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May 21, 1969


John Copertino, J.

Author: Copertino

 At 1:00 p.m. on October 15, 1968, the defendant appeared at a landfill site maintained by the Town of Smithtown on the north side of Jericho Turnpike and Montclair Avenue in the Town of Smithtown, driving a black Ford Diesel sanitation truck bearing the colors of J & S Sanitation.

The defendant unceremoniously proceeded to unburden the truck of its load -- garbage, euphemistically referred to as "refuse" by the sensitive, sophisticated, artistic and intelligentsia. Just as unceremoniously, one Andrew Wolke, who referred to himself as a town sanitation foreman at this site, proceeded to wade through the pile, sifting and examining its contents. The record is unclear as to how extensive the examination was. The court did sense, however, a feeling of regret, dismay, and frustration on the part of Mr. Wolke that the entire load could not be preserved as evidence for the court. Instead, three items were selected at random and were retained by him as evidence. The court inconsequentially infers as the first of its inferences that the remainder of the load has long since been "plowed under," covered with sand, and will someday support frolicking children at play or some other glorious activity. (There is reasonable doubt, however, that the site will displace Mount Olympus.) Not so, however, with the three items selected by the foreman. Over the objection of defense counsel these three items have been received in evidence and are likely to be forever entombed and incorporated in the records of this court.

The first of these items is an unopened letter from a veterans' organization addressed to a person on "Morris Street, Brentwood, N Y 11717" as the addressee. The second is an issue of the Journal of Practical Nursing bearing a postal label, showing a resident of "Feurising Av. Bohemia N Y 11716" as the addressee. The third is an advertising supplement of one of the three major newspapers circulated in our county, alerting the intended reader a "resident" of "Lincoln Avenue, Bohemia N Y 11716" of all the advantages of shopping in a community not far from Bohemia and setting forth some 16 pages of "Columbus day values." The last two items are somewhat wrinkled and encrusted but cannot and do not prevent complete perusal. The first item is in somewhat better condition and the message has by choice remained a mystery. All three, however, are long since moribund and almost eerily cry out for a more suitable resting place then has befallen their lot.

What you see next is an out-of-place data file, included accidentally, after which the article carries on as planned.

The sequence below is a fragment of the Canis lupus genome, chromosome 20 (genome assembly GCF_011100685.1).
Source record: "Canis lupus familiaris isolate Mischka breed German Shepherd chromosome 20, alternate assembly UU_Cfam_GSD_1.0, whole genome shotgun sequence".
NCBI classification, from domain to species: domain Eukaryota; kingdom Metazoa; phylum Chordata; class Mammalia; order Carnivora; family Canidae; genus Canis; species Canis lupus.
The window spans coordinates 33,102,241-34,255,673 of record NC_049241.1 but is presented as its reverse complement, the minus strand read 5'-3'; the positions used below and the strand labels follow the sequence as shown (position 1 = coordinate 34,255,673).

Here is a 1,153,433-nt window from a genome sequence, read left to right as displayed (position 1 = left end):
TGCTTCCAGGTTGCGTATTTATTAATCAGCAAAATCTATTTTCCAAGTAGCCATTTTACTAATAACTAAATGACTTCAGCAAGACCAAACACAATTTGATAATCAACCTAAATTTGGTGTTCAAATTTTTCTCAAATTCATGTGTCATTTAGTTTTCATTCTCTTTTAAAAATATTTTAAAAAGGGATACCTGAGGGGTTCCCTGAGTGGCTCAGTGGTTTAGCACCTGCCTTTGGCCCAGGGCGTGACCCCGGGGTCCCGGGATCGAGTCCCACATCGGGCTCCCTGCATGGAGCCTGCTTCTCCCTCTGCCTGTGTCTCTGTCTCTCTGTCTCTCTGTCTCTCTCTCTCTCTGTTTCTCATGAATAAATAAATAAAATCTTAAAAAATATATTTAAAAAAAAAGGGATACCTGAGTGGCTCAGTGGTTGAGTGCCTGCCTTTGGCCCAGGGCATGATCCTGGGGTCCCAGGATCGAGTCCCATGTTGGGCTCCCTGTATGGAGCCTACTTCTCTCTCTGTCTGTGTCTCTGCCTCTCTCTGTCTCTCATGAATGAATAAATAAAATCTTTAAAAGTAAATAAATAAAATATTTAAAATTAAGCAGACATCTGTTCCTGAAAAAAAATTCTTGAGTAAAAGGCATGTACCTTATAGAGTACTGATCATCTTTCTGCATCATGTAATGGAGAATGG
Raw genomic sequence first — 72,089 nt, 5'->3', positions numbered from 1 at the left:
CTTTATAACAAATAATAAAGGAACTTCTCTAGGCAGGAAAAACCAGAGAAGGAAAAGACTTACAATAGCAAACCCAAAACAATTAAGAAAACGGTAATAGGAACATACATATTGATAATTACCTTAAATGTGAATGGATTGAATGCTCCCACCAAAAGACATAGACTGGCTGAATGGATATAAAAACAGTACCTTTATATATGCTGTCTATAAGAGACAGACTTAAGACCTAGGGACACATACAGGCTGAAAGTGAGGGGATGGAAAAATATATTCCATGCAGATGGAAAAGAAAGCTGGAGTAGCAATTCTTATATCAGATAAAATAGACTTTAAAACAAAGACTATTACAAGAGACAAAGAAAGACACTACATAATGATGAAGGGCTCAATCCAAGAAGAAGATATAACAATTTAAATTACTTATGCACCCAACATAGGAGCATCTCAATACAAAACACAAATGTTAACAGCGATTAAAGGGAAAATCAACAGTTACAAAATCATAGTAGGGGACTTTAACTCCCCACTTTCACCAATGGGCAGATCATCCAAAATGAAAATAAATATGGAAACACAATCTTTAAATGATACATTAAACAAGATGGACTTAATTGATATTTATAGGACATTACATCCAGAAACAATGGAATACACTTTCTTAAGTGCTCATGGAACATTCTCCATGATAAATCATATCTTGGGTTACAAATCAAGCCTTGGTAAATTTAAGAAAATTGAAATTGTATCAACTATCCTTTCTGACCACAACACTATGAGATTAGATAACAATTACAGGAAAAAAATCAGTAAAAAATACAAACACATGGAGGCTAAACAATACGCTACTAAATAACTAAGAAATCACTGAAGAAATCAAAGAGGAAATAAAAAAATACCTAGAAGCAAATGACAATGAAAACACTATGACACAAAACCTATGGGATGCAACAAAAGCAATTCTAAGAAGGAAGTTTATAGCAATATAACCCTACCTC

Be as it may, about an hour before, the People's only witness, Wolke, had seen the very same truck with the defendant as its helmsman stopping, picking up garbage, and proceeding house to house in Bohemia, an area wholly within the Township of Islip; the exact street or streets on which the truck was seen was not testified to. At that time the truck was about five miles from both the nearest facility in Islip Town and the Smithtown landfill site. Wolke's Bohemian observations did not result from a planned surveillance but rather from fortuitously sighting the truck while he was en route from Islip Town to Smithtown Town while on an errand for parts. The surveillance was of short duration, Wolke having failed to follow the truck from Bohemia to Smithtown.

Having concluded that the defendant had transported and disgorged Islip garbage in Smithtown, Wolke issued and served a summons on the defendant calling for the latter's appearance before this court on November 12, 1968. The charge stated thereon was "transporting solid waste across the town line" in violation of "Smithtown Code 21-17-B."

The records of this court indicate that an information was laid on November 12, 1968, that the defendant did not appear on said day, that a summons was issued by the court on November 18, 1968, returnable on December 2, 1968, that the defendant was arraigned thereafter, and pleaded not guilty.

The information charges the defendant with bringing garbage collected outside the Town of Smithtown to a Smithtown Town Dump in violation of section 17-B of chapter 21 of the Ordinances of the Town of Smithtown. The information is based on the direct knowledge of Andrew Wolke, the People's only witness. This action was tried before the court without a jury.